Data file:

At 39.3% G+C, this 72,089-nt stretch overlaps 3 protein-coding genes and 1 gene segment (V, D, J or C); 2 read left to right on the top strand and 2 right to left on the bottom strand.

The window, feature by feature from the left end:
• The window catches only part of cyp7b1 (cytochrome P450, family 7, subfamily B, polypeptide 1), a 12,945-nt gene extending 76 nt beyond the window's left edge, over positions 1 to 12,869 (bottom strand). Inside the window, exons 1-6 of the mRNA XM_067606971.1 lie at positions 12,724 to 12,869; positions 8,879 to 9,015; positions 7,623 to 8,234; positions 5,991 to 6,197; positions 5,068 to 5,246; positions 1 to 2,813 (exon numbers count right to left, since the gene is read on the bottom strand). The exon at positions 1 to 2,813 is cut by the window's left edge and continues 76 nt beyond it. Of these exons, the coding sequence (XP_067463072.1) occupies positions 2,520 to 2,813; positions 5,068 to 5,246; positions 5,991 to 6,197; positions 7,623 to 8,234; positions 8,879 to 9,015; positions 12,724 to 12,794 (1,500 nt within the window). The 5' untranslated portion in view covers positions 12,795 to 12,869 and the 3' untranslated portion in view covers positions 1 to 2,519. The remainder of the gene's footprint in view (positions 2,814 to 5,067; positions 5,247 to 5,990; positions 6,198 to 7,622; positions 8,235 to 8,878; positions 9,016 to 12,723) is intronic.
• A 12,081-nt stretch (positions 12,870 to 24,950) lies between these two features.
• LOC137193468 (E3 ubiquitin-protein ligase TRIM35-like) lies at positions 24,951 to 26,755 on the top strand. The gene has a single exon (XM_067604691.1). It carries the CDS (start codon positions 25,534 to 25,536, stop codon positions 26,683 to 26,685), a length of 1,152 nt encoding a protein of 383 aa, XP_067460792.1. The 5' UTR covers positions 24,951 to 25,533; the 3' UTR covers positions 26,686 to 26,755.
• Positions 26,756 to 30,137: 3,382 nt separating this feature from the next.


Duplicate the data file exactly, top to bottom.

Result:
At 39.3% G+C, this 72,089-nt stretch overlaps 3 protein-coding genes and 1 gene segment (V, D, J or C); 2 read left to right on the top strand and 2 right to left on the bottom strand.

The window, feature by feature from the left end:
• The window catches only part of cyp7b1 (cytochrome P450, family 7, subfamily B, polypeptide 1), a 12,945-nt gene extending 76 nt beyond the window's left edge, over positions 1 to 12,869 (bottom strand). Inside the window, exons 1-6 of the mRNA XM_067606971.1 lie at positions 12,724 to 12,869; positions 8,879 to 9,015; positions 7,623 to 8,234; positions 5,991 to 6,197; positions 5,068 to 5,246; positions 1 to 2,813 (exon numbers count right to left, since the gene is read on the bottom strand). The exon at positions 1 to 2,813 is cut by the window's left edge and continues 76 nt beyond it. Of these exons, the coding sequence (XP_067463072.1) occupies positions 2,520 to 2,813; positions 5,068 to 5,246; positions 5,991 to 6,197; positions 7,623 to 8,234; positions 8,879 to 9,015; positions 12,724 to 12,794 (1,500 nt within the window). The 5' untranslated portion in view covers positions 12,795 to 12,869 and the 3' untranslated portion in view covers positions 1 to 2,519. The remainder of the gene's footprint in view (positions 2,814 to 5,067; positions 5,247 to 5,990; positions 6,198 to 7,622; positions 8,235 to 8,878; positions 9,016 to 12,723) is intronic.
• A 12,081-nt stretch (positions 12,870 to 24,950) lies between these two features.
• LOC137193468 (E3 ubiquitin-protein ligase TRIM35-like) lies at positions 24,951 to 26,755 on the top strand. The gene has a single exon (XM_067604691.1). It carries the CDS (start codon positions 25,534 to 25,536, stop codon positions 26,683 to 26,685), a length of 1,152 nt encoding a protein of 383 aa, XP_067460792.1. The 5' UTR covers positions 24,951 to 25,533; the 3' UTR covers positions 26,686 to 26,755.
• Positions 26,756 to 30,137: 3,382 nt separating this feature from the next.